Don’t let incontinence slow down your social calendar, sexual activity or travel plans. Symptoms include sudden, frequent urges, and leaking when coughing, sneezing or changing positions. Urinary incontinence happens twice as often in women than men and is caused by a variety of different factors, including childbirth, chronic constipation, obesity and decrease in estrogen after menopause.

Although the condition is different for each woman, the two most common types of urinary incontinence are urge incontinence and stress incontinence — and both are highly treatable here at The Ohio State University Wexner Medical Center. We offer many treatment options, including physical therapy, medication and surgery to help you enjoy life and your favorite activities worry-free.

Types of urinary incontinence

Incontinence can be embarrassing and can get in the way of enjoying your life to the fullest. Fortunately, urinary incontinence is manageable.
  • Urge incontinence: This condition is characterized by leaking when you feel the urge to urinate but are unable to get to the bathroom in time.
  • Stress incontinence: This type of incontinence is leaking with activities like coughing, laughing, sneezing or exercise.
  • Overactive bladder: This generally is characterized by the frequent and urgent need to go to the bathroom, often times in the middle of the night.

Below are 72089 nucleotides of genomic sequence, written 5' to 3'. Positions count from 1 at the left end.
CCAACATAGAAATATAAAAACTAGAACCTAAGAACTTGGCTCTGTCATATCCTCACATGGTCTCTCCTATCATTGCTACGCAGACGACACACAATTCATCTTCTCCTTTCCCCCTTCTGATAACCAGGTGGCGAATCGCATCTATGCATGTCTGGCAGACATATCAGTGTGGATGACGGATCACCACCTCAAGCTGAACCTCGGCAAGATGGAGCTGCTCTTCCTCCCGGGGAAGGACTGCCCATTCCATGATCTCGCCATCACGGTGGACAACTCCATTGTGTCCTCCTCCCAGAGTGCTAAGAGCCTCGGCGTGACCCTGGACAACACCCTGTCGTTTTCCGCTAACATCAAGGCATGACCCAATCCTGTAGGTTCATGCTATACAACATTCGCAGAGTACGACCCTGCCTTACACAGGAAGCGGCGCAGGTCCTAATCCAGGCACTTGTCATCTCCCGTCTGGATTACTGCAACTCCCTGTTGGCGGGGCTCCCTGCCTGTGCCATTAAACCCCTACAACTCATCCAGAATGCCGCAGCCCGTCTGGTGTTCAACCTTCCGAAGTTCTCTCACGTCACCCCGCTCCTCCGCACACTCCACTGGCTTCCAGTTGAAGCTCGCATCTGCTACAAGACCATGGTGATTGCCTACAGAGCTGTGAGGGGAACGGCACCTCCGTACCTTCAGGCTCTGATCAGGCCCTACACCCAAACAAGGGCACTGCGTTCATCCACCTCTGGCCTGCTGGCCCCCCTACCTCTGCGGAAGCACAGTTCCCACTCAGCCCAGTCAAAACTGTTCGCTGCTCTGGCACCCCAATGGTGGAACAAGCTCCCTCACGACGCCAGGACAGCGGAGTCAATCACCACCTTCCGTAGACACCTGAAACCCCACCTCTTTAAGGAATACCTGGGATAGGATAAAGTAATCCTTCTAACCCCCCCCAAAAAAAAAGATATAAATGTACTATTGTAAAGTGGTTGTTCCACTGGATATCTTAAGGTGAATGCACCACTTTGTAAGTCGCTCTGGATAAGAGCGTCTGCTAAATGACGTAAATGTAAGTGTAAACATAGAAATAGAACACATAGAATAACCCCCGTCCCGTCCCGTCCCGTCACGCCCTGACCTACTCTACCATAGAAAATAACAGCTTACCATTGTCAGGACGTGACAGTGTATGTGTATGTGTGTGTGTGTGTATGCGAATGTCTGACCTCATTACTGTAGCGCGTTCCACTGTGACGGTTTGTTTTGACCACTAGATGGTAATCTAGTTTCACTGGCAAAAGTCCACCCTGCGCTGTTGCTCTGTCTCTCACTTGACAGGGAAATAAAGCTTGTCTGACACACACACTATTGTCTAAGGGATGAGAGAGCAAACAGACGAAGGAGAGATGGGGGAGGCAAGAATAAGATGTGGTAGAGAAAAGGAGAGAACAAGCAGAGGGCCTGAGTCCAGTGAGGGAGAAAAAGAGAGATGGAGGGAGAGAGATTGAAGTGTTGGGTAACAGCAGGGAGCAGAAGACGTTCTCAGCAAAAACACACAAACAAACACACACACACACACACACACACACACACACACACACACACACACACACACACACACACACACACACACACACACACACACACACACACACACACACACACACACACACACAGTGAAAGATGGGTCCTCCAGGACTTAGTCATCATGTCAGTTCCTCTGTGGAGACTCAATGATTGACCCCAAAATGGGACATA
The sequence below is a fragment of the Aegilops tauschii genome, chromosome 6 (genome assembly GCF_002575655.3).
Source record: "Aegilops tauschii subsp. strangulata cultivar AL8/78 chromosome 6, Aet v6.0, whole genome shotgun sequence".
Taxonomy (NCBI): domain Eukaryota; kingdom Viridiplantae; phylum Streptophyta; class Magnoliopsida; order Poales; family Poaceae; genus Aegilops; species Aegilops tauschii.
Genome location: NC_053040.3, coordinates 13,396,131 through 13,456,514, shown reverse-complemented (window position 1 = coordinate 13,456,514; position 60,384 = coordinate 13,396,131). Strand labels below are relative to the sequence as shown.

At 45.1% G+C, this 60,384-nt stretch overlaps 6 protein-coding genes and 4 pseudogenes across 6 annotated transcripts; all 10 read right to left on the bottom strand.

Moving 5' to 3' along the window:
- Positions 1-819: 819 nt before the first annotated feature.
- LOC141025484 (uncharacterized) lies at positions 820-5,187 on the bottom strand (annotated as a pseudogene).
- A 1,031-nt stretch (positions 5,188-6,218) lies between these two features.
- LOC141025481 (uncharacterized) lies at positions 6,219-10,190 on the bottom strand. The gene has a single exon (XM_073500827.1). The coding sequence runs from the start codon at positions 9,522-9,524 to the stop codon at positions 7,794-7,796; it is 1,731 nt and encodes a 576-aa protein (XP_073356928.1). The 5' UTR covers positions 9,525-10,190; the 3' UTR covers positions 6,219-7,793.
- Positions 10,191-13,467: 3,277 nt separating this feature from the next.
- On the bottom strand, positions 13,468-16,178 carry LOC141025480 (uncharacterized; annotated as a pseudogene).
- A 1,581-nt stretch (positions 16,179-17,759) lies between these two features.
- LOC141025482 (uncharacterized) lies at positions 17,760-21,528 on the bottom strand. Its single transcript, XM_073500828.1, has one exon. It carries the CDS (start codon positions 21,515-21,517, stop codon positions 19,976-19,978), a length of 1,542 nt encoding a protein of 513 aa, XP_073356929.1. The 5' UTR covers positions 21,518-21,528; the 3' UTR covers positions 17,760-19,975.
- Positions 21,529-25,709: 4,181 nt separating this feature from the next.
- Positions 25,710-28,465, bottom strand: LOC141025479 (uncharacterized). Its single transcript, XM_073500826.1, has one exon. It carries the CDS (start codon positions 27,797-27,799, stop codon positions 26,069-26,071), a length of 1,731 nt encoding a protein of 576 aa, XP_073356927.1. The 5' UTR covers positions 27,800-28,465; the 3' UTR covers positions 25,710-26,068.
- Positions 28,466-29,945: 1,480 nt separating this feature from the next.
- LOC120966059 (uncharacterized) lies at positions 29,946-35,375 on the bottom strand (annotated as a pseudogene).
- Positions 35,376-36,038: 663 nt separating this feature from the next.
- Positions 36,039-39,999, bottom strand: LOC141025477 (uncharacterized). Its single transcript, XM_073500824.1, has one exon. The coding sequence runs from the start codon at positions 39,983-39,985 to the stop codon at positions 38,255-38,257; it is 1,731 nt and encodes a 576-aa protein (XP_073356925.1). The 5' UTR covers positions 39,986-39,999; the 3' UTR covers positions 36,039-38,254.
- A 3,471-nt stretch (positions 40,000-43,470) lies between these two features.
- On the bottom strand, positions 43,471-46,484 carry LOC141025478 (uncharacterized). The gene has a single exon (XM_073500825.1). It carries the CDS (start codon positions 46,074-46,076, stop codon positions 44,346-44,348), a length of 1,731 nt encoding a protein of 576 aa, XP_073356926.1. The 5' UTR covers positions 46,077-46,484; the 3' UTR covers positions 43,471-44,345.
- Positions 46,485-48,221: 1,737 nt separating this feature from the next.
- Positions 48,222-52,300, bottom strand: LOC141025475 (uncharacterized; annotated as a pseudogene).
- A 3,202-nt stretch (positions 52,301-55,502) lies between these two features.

Urinary Incontinence Symptoms

  • Mild leaking to uncontrollable wetting
  • Strong urge to go to the bathroom with inability to make it to the bathroom in time
  • Leaking when you sneeze, cough, etc.
  • Having to use the bathroom frequently


Our clinical team will perform a physical exam and get a thorough understanding of your health history. You may be asked to keep a diary of your fluid intake and urinary habits.

You may require additional testing like a cystoscopy or an in-office bladder test to better understand your condition.

Treatment options

  • Pelvic floor exercises
  • Physical therapy
  • Prescription medication to prevent or minimize bladder overactivity
  • In-office Botox
  • Pessary (a small silicone device that can be inserted and removed as needed)
  • Minimally invasive or vaginal surgery, including non-mesh surgical options
  • Sacral neuromodulation
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